No.30 Bureaucrat-Local Politician Linkages and Hierarchical Local Governance in Emerging Democracies: A Case Study of Tunisia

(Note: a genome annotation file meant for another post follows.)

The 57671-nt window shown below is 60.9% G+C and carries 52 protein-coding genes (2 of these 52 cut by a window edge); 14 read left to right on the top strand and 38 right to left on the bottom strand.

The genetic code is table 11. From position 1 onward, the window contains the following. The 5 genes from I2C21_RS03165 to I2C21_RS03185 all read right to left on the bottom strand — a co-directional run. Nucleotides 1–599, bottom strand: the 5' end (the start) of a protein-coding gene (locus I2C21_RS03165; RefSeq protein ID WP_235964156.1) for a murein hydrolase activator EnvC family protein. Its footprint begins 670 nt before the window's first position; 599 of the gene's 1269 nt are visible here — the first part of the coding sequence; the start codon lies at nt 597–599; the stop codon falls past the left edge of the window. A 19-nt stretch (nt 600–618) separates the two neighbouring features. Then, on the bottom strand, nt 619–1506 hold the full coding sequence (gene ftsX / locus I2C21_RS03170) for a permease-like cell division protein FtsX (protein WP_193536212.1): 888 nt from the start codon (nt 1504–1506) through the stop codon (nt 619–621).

Despite implementing comprehensive decentralization laws, emerging democracies often achieve limited success in improving the inclusiveness of local governance. A potential factor limiting the inclusiveness is the lack of cooperation. What factors determine the inclination of mayors to cooperate, and what are their implications for transparency? Yasun answers these questions by conducting a case study of Tunisia, where mass resignations paralyze the local governance following the implementation of the Code of Local Collectives in 2018. He evaluates the mechanisms that produce divergent inclinations to cooperate based on a set of interview data recently collected among 39 municipalities in socio-economically divergent regions with mayors, city council members, civil society members, and a governor. Yasun further examines their implications for transparency based on a Transparency Index developed by an independent organization for all 350 municipalities. The findings from interviews suggest that partisanship ties constitute the most substantive factor perpetuating hierarchical relations among the elected officials and the appointed bureaucrats, as they can enable mayors to focus on large scale projects at the expense of cooperative modes of governance. A mixed effect analysis on the Transparency Index of municipalities within governorates with identified partisanship ties (n=174) indicates that the transparency score is lower in instances where the mayors and the governors belong to the same ideological family.